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Bail Bondsman Chesterfield VA
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April Letters To and From the Editor

As quickly as ice-covered roads turn into a springy sop, the best sports month comes rushing in. After deflating footballs and the abuse the NFL inflicts, March Madness has a purifying effect. It’s cleansing, inclusive and fair-minded: Sixty-seven teams get a chance to lose to Kentucky, after all.

Scott Bass


As quickly as ice-covered roads turn into a springy sop, the best sports month comes rushing in. After deflating footballs and the abuse the NFL inflicts, March Madness has a purifying effect. It’s cleansing, inclusive and fair-minded: Sixty-seven teams get a chance to lose to Kentucky, after all.

The pros are all about the money and the bling. We root for them until they get called up to the podium on draft day, where expensive cars and Subway ads await. It’s a spectacle that puts on display our gross income inequality in America: In a flash, they ascend from penniless college students to millionaires. It’s the great American dream on steroids.

But for most it isn’t. Watching VCU’s Briante Weber hopping and crying after winning the A-10 championship a few weeks ago, I found myself feeling profoundly guilty. He’s been the face of VCU basketball for two years, one of the reasons we couldn’t wait to tune in and watch. He loves the game, his teammates and his coaches for all the right reasons. This wasn’t about money. Weber blew up his knee in January, which most likely crippled his chances to cash in with an NBA contract.

In reality, college athletes – at least at top-tier programs – sacrifice their bodies, time and futures for next to no compensation. The schools keep the money, the coaches become the celebrities and the athletes – so many of us think – play the game with a semblance of purity. We scorn those who leave college early for the pros, forsaking their education for millions.

What about those who aren’t bound for NBA stardom? The NCAA voted last year to allow universities to pay athletes stipends for living expenses, which is nice. And yes, they do get an education. But how do you focus on your studies when you are practicing and playing more than 40 hours a week? A couple of years ago, an NCAA survey found that football players at top-tier Division 1 schools devoted 43 hours a week to their sport and basketball players more than 39 hours a week. How many 20-year-olds can balance full-time jobs while in college?
Maybe they’ll take that part-time education and turn it into a promising life after sports. Some are lucky to have head coaches – Richmond has two of them – who truly care and support their players. But how long can that really last? What do they do after the lights dim and the madness stops? – Scott Bass

Yes, Love Can Kill


Donna Gregory Burch’s article in the February issue, “When Love Kills,” for me was dead on the mark. I am an 85-year-old male who just lost his wife, love and very best friend of 40 years.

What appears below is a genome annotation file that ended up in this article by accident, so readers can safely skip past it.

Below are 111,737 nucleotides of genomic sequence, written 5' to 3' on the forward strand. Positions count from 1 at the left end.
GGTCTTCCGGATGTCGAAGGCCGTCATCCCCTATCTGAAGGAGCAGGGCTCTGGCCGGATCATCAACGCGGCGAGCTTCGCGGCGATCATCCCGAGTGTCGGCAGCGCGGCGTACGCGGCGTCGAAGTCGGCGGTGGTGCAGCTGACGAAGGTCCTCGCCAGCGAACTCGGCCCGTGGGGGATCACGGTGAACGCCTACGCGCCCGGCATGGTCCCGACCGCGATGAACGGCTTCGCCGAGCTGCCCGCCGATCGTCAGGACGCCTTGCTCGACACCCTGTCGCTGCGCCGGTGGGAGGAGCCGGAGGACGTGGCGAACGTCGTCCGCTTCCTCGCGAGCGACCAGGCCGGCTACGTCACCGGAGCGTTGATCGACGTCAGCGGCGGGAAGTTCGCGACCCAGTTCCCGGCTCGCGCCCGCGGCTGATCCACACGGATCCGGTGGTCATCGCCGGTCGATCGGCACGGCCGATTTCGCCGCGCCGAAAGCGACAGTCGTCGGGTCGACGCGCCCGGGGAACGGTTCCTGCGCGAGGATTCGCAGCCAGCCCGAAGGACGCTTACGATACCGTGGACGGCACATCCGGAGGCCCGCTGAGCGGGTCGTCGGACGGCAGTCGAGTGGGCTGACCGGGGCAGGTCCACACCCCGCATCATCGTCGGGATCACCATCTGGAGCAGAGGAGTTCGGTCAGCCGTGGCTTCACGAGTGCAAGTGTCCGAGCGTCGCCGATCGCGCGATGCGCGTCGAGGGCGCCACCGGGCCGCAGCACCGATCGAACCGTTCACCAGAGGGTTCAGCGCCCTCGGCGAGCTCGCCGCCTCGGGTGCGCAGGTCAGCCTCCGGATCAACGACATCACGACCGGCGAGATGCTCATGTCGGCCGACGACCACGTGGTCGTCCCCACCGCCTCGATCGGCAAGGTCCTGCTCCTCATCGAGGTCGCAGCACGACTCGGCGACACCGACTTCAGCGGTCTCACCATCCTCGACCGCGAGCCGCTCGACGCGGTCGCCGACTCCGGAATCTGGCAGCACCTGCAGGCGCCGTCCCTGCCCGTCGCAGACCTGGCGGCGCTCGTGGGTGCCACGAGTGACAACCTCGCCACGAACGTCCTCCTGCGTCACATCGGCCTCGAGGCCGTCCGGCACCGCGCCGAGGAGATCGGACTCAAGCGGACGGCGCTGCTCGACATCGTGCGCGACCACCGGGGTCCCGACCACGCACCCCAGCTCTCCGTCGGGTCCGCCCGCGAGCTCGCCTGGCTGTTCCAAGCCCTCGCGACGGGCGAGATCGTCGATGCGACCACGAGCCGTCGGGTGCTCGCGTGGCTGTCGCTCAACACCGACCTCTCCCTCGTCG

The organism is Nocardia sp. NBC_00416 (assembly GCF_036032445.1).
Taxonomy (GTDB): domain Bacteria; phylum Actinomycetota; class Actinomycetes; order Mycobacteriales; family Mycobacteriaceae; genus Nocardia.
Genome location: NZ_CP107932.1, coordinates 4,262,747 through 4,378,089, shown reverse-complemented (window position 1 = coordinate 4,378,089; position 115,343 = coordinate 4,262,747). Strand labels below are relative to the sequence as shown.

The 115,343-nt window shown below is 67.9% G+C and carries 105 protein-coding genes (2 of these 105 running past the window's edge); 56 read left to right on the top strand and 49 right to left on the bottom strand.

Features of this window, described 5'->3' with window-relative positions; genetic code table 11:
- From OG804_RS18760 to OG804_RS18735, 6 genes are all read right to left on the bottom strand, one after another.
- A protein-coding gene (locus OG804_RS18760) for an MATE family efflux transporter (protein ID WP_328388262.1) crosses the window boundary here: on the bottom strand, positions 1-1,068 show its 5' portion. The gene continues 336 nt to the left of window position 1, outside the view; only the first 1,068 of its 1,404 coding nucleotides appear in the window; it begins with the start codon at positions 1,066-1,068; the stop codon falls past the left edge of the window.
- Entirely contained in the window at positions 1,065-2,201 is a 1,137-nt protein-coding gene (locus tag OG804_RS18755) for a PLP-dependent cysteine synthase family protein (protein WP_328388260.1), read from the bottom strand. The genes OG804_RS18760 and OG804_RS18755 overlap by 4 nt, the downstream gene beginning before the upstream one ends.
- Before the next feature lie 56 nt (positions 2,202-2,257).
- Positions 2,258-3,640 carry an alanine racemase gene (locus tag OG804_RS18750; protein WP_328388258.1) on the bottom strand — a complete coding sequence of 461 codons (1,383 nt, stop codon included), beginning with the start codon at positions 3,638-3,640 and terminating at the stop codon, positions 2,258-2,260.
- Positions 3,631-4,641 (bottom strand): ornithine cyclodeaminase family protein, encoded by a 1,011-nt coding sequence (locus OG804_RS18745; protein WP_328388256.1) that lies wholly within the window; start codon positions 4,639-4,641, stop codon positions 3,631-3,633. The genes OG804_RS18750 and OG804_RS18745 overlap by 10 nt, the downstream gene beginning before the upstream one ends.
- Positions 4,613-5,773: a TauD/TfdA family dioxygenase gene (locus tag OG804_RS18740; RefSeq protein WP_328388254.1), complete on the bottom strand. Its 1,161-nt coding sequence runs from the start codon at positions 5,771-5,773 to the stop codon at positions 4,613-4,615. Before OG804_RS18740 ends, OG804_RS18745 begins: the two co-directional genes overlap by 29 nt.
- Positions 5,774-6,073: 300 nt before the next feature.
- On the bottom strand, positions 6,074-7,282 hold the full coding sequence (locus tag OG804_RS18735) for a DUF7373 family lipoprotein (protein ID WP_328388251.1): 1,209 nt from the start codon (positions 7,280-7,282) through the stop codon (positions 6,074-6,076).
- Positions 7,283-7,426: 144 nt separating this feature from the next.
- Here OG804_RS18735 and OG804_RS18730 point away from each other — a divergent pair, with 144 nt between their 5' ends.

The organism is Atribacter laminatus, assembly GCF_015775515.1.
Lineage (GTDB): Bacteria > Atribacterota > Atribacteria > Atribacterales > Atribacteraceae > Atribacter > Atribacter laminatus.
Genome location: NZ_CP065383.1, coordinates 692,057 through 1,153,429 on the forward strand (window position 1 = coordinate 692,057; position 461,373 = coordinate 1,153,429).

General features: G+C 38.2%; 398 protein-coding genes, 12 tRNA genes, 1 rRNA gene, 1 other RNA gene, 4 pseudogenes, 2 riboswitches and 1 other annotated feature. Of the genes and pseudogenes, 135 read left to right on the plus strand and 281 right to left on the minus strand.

In September of last year, my love died, and I nearly died in December. I had been under a high level of stress and anxiety for some time as I watched my love decline and die from Parkinson’s disease.

The stress impact of a lost love all came due for me when I lay bleeding on the bathroom floor from a massive esophageal hemorrhage. The stress hit the weakest point of my body – I had suffered all my life from achalasia.

I am writing you this letter today only because some primeval instinct impelled me to call 911. Consciously and rationally grief said, “OK, just let’s end it now.”

Thanks to the Henrico Rescue Team and Bon Secours emergency doctors, who did outstanding work getting me back on my feet, I can write you this letter.

Your article is so good it should be in the hands of all those that have to face end-of-life situations. Having lived through it, I can absolutely say if you have loved too long and too well – love can kill.

John H. Neblett
Henrico

Condom story feedback


Rich Griset’s “A Labor of Love” article in the February issue was fascinating. I’ve heard about the Trojan plant before, but his details painted a great picture of one of our best-kept secrets. Thanks for the story and keep up the great work!

Jeb Hoge
Midlothian

The respect that I have had for Chesterfield Monthly has been severely damaged. I was shocked, disgusted and angry to see the cover of the February issue. Do you truly believe it was necessary to announce to every child who enjoys getting the afternoon mail that Chesterfield is the condom capital of the world? Your magazine says condoms are all about love. No, they are not! They are about sex! Sex and love are not synonymous. Did you stop to think that you may be destroying a child’s innocence or undermining a parental decision of when to describe in detail the function of a condom? You have shown a severe lack of discretion and wisdom by publishing articles that are not appropriate for the whole family. Have you no shame?

M.L. Corbett
Chesterfield


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